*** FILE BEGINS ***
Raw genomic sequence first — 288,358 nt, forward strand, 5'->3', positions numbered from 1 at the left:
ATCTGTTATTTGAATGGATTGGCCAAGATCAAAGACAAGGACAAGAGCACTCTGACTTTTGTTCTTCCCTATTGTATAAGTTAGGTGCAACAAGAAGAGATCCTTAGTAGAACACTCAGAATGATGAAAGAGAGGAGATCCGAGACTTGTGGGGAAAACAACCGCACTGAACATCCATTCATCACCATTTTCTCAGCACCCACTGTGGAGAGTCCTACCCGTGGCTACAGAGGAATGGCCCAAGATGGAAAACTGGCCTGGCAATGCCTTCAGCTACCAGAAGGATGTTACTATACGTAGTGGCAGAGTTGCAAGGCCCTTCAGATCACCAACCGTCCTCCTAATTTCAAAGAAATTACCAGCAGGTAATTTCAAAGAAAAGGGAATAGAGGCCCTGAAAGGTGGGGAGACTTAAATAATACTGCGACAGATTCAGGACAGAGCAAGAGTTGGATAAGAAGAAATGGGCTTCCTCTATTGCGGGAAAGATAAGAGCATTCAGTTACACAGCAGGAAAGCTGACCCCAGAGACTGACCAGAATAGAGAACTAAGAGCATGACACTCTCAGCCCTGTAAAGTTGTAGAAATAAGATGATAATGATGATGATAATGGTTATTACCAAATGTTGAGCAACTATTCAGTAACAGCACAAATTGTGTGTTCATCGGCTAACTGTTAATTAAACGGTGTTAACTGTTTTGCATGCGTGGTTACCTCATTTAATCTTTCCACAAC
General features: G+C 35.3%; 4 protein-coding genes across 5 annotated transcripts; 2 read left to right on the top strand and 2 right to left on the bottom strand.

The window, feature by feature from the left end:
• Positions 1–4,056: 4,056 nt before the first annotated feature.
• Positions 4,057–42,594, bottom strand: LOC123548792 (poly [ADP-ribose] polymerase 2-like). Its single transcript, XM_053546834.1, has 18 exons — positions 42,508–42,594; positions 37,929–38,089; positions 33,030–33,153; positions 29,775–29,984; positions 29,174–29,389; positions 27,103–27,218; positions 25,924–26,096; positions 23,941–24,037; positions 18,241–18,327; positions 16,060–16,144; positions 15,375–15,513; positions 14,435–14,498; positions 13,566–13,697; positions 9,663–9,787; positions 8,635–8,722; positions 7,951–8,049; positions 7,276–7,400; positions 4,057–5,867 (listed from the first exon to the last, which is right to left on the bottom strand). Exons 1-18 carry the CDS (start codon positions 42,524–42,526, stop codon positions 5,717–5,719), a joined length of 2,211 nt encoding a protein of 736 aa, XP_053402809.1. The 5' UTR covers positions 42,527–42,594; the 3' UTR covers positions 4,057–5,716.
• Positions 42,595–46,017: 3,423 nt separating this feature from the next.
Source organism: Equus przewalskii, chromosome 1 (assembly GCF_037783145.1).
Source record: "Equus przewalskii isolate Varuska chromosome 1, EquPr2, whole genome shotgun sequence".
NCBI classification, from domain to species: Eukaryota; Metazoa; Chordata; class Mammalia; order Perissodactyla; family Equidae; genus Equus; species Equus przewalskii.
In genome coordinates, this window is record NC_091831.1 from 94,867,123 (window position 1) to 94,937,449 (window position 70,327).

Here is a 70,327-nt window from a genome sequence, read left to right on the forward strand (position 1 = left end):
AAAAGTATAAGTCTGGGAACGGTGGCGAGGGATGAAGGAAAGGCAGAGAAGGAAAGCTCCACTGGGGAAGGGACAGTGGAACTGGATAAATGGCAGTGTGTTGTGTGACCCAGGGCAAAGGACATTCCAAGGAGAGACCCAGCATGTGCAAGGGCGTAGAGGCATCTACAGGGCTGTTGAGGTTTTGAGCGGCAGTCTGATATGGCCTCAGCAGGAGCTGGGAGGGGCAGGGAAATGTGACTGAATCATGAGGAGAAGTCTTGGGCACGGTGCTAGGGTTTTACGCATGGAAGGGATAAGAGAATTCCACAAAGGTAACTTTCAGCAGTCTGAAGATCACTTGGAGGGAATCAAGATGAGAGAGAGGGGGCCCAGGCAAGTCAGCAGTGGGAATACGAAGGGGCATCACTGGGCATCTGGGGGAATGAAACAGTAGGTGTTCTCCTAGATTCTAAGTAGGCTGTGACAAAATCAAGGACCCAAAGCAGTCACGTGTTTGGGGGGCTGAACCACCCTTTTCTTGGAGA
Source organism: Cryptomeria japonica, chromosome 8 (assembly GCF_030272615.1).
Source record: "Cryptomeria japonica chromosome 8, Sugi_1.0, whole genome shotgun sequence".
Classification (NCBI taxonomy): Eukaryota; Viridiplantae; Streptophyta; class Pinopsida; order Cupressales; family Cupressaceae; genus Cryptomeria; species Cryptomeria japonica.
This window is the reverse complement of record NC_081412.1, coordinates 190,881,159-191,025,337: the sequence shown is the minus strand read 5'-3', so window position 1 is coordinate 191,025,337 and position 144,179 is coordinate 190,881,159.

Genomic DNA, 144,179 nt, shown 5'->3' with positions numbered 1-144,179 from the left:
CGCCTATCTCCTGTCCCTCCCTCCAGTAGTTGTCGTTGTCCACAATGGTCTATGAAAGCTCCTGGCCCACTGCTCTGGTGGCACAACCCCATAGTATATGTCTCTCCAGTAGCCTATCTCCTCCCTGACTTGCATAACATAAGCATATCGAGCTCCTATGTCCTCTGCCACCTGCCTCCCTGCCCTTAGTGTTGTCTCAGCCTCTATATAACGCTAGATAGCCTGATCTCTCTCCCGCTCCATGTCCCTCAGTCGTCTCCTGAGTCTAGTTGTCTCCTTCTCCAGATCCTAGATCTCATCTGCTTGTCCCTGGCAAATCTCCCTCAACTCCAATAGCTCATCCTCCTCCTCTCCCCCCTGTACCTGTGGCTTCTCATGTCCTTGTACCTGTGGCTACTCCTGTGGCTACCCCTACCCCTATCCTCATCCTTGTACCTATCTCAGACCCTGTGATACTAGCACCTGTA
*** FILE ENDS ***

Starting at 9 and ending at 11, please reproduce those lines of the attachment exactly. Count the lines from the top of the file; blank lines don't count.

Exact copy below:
Source record: "Equus przewalskii isolate Varuska chromosome 1, EquPr2, whole genome shotgun sequence".
NCBI classification, from domain to species: Eukaryota; Metazoa; Chordata; class Mammalia; order Perissodactyla; family Equidae; genus Equus; species Equus przewalskii.
In genome coordinates, this window is record NC_091831.1 from 94,867,123 (window position 1) to 94,937,449 (window position 70,327).